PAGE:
What does CTC cost

Difference between gross wages and CTC

The gross salary refers to the total salary an employee received in a given fiscal year for their contribution to the organization. It is not just the base salary, but also includes the incentives and fringe benefits. There are a number of cases where gross salary at CTC is misconstrued, but there is a thin line between the two.

CTC extends to Cost to Company and can be understood as the amount that the company spends on an employee in a given fiscal year.

Compensation can be called the remuneration that the employer pays the employee for the services he has provided to the organization. It plays a crucial role in the life of every employee because there are many things that depend on it, such as standard of living, loyalty, productivity, etc. In addition to workers, compensation is also important for employers as it contributes to the cost of production.

In that regard, we will explain the difference between gross wage and CTC here for better understanding.

Comparison table

Basis of comparisonGross salaryCTC
importanceGross salary is the sum of salaries, allowances and benefits that an employee receives annually.CTC stands for Cost for Company, which is the total cost of hiring and maintaining a company for a given employee.
Saving contributionsSavings such as EPF and ESI are not included in the gross salary.Savings contributions such as contributions to EPF and ESI are included in CTC.

Definition of gross salary

The term salary can be described as the monthly wage an employee receives as a result of the services they provide to the company. The gross wage refers to the actual amount that an employee receives before deduction. It is an individual's income in one year while working with the employer.

The gross salary can vary from employee to employee depending on the salary band, type of employment, type of industry, earnings and seniority.

The main components of gross salary are base pay, incentives, allowances, entitlements, fringe benefits, ancillary costs, etc. These components can be grouped as recurring components (which are common such as salary, allowance, home rent, transportation allowance, etc.). ) and one-time components (that occur annually such as bonuses, incentives, etc.). Some components are the same for all employees, while others are only available to a few employees.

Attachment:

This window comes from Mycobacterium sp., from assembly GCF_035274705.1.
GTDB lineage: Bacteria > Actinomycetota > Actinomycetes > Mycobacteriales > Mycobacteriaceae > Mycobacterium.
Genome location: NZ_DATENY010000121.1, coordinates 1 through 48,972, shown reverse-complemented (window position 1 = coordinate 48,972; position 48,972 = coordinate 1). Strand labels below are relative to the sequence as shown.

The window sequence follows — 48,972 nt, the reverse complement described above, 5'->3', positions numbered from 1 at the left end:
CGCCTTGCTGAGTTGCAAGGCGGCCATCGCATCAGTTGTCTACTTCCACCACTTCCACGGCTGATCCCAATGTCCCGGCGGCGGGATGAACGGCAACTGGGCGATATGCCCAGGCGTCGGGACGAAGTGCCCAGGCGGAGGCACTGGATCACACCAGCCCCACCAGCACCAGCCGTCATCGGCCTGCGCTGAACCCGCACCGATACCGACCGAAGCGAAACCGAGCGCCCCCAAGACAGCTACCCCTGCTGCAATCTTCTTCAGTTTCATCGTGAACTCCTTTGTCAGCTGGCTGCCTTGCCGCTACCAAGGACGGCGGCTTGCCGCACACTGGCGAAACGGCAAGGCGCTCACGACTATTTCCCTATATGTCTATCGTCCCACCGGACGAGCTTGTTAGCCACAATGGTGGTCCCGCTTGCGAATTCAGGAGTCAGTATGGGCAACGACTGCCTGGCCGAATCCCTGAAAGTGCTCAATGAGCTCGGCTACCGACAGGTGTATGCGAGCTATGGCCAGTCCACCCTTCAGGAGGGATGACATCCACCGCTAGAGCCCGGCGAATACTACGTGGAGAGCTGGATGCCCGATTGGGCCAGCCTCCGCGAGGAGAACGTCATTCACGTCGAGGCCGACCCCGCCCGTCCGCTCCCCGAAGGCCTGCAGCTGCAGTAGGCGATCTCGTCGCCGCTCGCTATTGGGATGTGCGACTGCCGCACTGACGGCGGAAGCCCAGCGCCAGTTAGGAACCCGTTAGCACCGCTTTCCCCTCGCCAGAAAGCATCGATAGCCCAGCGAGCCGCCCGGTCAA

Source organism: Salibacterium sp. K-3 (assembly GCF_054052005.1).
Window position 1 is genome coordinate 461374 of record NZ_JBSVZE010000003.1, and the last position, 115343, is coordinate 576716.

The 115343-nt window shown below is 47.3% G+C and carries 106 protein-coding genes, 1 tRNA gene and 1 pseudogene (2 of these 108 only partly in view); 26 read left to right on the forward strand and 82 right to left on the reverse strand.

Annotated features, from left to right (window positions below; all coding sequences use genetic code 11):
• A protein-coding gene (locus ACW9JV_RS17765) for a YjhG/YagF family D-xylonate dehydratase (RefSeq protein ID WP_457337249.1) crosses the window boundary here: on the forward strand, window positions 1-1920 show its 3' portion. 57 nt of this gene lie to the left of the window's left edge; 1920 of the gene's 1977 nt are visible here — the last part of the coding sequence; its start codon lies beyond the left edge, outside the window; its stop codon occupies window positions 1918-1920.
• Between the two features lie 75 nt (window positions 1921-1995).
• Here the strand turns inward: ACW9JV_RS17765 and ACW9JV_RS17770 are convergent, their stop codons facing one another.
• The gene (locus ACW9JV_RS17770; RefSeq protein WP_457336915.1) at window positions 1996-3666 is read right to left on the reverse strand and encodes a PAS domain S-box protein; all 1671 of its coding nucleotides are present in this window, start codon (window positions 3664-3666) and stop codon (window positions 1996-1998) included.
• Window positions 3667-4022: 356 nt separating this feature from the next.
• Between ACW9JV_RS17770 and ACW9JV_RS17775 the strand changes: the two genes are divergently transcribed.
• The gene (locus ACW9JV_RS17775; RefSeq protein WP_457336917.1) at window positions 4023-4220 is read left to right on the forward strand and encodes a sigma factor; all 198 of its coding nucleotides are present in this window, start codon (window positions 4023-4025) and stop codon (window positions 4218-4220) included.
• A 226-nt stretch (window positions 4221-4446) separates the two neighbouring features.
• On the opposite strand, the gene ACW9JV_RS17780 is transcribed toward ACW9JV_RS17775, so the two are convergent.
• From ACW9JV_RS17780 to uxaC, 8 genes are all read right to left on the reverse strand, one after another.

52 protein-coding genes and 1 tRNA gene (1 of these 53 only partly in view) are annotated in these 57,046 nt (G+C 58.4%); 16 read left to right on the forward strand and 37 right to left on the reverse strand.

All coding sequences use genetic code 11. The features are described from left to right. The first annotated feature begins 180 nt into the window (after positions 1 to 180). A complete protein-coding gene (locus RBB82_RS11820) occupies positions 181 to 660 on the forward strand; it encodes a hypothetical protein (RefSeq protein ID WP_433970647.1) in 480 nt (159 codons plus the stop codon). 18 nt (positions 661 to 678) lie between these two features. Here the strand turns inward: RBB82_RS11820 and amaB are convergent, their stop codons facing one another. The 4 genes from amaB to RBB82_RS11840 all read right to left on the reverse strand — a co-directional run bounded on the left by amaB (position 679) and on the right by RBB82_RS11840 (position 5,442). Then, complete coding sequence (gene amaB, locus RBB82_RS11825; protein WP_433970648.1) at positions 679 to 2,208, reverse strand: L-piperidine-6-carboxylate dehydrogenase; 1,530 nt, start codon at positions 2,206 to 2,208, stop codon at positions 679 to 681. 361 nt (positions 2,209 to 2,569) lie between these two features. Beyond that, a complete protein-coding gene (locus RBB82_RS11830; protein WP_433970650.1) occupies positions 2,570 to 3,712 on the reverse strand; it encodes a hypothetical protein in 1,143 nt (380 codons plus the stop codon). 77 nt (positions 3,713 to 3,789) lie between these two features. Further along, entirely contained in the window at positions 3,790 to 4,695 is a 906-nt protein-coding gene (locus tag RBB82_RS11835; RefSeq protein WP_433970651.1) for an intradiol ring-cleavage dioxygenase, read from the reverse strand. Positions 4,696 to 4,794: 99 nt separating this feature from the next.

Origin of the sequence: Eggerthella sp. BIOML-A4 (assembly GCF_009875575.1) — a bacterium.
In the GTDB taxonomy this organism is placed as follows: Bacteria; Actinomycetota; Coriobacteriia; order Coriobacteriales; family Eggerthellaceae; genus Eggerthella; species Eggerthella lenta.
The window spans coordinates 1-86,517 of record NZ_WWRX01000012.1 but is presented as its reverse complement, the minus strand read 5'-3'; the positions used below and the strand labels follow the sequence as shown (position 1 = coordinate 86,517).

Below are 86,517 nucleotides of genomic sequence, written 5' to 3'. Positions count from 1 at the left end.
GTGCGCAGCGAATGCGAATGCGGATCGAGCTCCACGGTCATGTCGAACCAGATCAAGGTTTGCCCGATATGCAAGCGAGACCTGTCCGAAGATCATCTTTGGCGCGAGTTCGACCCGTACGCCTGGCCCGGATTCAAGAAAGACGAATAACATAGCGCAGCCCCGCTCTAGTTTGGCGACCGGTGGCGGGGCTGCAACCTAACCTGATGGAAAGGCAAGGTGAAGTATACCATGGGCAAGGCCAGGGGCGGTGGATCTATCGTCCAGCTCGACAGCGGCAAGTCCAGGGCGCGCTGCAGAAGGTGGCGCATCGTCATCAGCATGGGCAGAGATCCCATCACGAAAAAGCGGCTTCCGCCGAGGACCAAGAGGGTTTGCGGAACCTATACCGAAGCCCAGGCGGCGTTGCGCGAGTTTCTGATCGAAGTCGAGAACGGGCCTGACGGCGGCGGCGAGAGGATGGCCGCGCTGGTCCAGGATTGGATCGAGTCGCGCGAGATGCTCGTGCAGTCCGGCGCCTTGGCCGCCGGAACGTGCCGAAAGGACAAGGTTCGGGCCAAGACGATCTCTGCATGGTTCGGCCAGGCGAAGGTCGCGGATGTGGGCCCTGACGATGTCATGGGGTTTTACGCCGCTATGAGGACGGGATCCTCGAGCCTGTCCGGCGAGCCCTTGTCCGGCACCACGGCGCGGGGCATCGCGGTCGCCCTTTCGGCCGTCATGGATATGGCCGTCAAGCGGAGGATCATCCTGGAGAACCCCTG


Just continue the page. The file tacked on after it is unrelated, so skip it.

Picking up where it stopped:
Definition of CTC

CTC is an acronym for company cost, which refers to the total amount the company has spent on a given employee in a given fiscal year. In other words, the amount that the employer invests in hiring and retaining employee benefits is known as the CTC.

The cost to the company is not the base salary, but the entire package of salaries that an employee receives. This is a combination of various incentives, remuneration, fringe benefits and the employer's contribution to the Provident Fund (PF) and the State Employee Insurance (ESI).

CTC includes all kinds of benefits, direct and indirect, as well as the savings contributions. Direct benefits include the full or annual reimbursement of a certain amount or reimbursement, which can be made annually or monthly. This can be a base salary, a maintenance allowance, rent for a home, medical allowance, a transport allowance, incentive, bonus, etc.

The indirect benefits are the amount that the employer has paid for the employees, e.g. B. Meal vouchers, rent-free accommodation, interest-free loans, company cars, etc. Finally, the savings contribution relates to the sum that the employer invests in the savings program. Employee benefits such as tips, the Employee Provident Fund, the Superannuation Fund.

Main differences between gross wages and CTC

The difference between gross wages and CTC is detailed below:

  1. The gross wage refers to the total wage that an employee has received in a specific financial year. It includes the basic salary, allowances and additional benefits. On the other hand, CTC can be defined as the costs that the company incurs when it comes to acquiring and retaining human resources in the long term.
  2. The gross salary does not take into account the employer's contribution to the tip, the Employee Provident Fund, and the employee's State Insurance (ESI). Conversely, Cost to Company (CTC) includes the same thing.


In summary, it can be said that the difference between these two terms lies in the components covered. Currently, the majority of the company asks candidates for prior CTC while they are hiring to determine the total cost of the company for that employee.